The new top commander of American forces in Iraq, General John Abizaid, says his troops are facing a coordinated guerrilla resistance there. His statement marks a clear change in how Washington regards the continuing armed attacks in Iraq, which the Pentagon originally characterized as the work of a number of isolated groups. RFE/RL correspondent Charles Recknagel looks at Abizaid's assessment of the security situation and whether it could impact U.S. efforts to get other states to send troops to help patrol the country.
Prague, 17 July 2003 (RFE/RL) -- General John Abizaid, the recently appointed head of the U.S. Central Command, provided an in-depth assessment of the security situation in Iraq during a Pentagon briefing yesterday.
Abizaid, who has top responsibility for U.S. forces in Iraq, said his soldiers are facing the kind of well-planned and coordinated attacks that are characteristic of a classic guerrilla war against an occupying force.
He described the operations against U.S. forces in Iraq by saying, "We're seeing a cellular organization, of six to eight people armed with RPGs, machine guns, et cetera, attacking us sometimes at times and places of their choosing, and other times we attack them at times and places of our choosing. They are receiving financial help from probably regional-level leaders, and I think describing it as guerrilla tactics being employed against us is, you know, a proper [description]."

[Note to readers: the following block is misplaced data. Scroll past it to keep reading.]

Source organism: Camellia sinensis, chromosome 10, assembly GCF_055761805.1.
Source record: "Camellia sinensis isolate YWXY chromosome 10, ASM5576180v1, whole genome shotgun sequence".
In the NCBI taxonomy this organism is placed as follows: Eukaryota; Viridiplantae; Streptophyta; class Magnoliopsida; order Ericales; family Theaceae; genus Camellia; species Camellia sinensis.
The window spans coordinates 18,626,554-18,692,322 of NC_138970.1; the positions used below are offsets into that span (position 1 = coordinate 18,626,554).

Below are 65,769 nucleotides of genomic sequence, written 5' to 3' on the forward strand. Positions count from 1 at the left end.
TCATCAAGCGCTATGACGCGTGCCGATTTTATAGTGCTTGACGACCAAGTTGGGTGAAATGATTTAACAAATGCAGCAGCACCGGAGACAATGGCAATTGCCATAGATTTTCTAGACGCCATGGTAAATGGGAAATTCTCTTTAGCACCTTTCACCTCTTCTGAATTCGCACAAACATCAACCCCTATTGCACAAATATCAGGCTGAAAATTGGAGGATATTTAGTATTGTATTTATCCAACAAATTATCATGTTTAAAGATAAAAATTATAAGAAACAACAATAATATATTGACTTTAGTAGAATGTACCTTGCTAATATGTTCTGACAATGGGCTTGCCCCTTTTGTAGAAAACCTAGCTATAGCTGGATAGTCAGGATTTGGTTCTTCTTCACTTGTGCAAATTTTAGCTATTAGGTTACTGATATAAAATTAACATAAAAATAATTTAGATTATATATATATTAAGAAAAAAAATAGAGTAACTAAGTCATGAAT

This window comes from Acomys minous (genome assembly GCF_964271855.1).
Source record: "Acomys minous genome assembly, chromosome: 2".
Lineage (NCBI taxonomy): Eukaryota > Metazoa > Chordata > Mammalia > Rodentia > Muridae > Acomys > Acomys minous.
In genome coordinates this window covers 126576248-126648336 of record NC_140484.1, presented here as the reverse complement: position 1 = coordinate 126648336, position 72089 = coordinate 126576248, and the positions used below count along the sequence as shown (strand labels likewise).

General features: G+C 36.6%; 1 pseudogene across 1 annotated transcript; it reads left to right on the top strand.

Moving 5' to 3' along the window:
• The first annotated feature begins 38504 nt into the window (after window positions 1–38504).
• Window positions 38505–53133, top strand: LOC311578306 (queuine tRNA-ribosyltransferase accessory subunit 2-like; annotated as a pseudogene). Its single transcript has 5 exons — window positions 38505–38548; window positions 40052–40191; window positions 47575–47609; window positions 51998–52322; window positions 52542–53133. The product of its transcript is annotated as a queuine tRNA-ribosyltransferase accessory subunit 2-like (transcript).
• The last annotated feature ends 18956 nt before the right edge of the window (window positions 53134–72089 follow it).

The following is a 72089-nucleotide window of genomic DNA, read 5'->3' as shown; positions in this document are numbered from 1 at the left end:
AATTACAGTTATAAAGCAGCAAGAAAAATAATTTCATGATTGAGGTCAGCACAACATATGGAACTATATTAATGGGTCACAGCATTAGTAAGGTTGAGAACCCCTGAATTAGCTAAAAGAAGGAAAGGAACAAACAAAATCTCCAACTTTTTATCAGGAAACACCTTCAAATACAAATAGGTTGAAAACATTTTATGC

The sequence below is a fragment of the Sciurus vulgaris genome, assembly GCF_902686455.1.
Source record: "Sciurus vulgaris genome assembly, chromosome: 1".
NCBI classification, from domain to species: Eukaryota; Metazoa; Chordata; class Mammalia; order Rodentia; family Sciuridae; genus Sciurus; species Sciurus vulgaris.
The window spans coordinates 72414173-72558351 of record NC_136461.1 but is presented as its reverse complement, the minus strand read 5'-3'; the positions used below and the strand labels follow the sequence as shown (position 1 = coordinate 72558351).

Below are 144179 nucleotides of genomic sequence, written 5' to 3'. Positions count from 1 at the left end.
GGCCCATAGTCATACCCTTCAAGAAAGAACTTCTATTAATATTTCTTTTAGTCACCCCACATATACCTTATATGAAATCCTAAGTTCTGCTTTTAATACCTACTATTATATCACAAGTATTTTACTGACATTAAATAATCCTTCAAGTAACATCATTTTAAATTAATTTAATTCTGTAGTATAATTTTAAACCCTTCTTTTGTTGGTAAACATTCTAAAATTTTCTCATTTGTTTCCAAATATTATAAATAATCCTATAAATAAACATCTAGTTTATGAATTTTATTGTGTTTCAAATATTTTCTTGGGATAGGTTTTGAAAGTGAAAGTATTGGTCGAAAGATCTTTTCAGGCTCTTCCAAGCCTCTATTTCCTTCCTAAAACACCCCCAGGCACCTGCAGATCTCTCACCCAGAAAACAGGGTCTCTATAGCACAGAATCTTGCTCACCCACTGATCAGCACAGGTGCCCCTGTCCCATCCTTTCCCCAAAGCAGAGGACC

Abizaid also said that he would characterize the security situation in Iraq today as a low-level conflict in which U.S. and anti-U.S. forces are carrying out regular operations against one another.
"It is low-intensity conflict in our doctrinal terms, but it is war, however you describe it. The troops are doing a magnificent job facing this particular problem."
He continued, "We take casualties and we cause casualties to be inflicted upon the enemy because we are at war, and it is very important to know that as many of the casualties inflicted upon us have come at the initiation of military action offensively by the United States, as by our troops being attacked by the enemy."
The general's statements mark a clear change in how Washington regards continuing armed attacks in Iraq, which the Pentagon originally characterized as the work of a number of isolated and unorganized groups, including common criminals.
As recently as 30 June, Secretary of Defense Donald Rumsfeld told the press that the attacks were not "anything like a guerrilla war or an organized resistance."
Since then, however, U.S. President George W. Bush said for the first time last week that "there's no question we have got a security issue in Iraq." Rumsfeld over the weekend acknowledged that "it's pretty clear in a city or an area, there is coordination" of attacks on U.S. soldiers.
The assessment that U.S. forces now face a coordinated, guerrilla resistance could complicate Washington's efforts to persuade additional countries to contribute troops to stabilize postwar Iraq.
So far, several countries -- including Poland, Bulgaria, Romania, Hungary, Lithuania, Ukraine, Spain, and some Latin American states -- have altogether promised to send some 5,000 soldiers to help patrol sectors that are mostly in the quiet south-central region of Iraq. That region is predominantly populated by Iraq's majority Shia community, which was oppressed by Saddam Hussein's regime.
But India -- which Washington had pressed hard to send 15,000 to 20,000 soldiers to command a sector of northern Iraq around the city of Mosul -- earlier this week rejected the idea of sending its troops without a UN mandate. Mosul is an extension of the north-central area of Iraq that is home to the minority Sunni community, elements of which benefited from Hussein's rule. The north-central region has been the site of most guerrilla operations.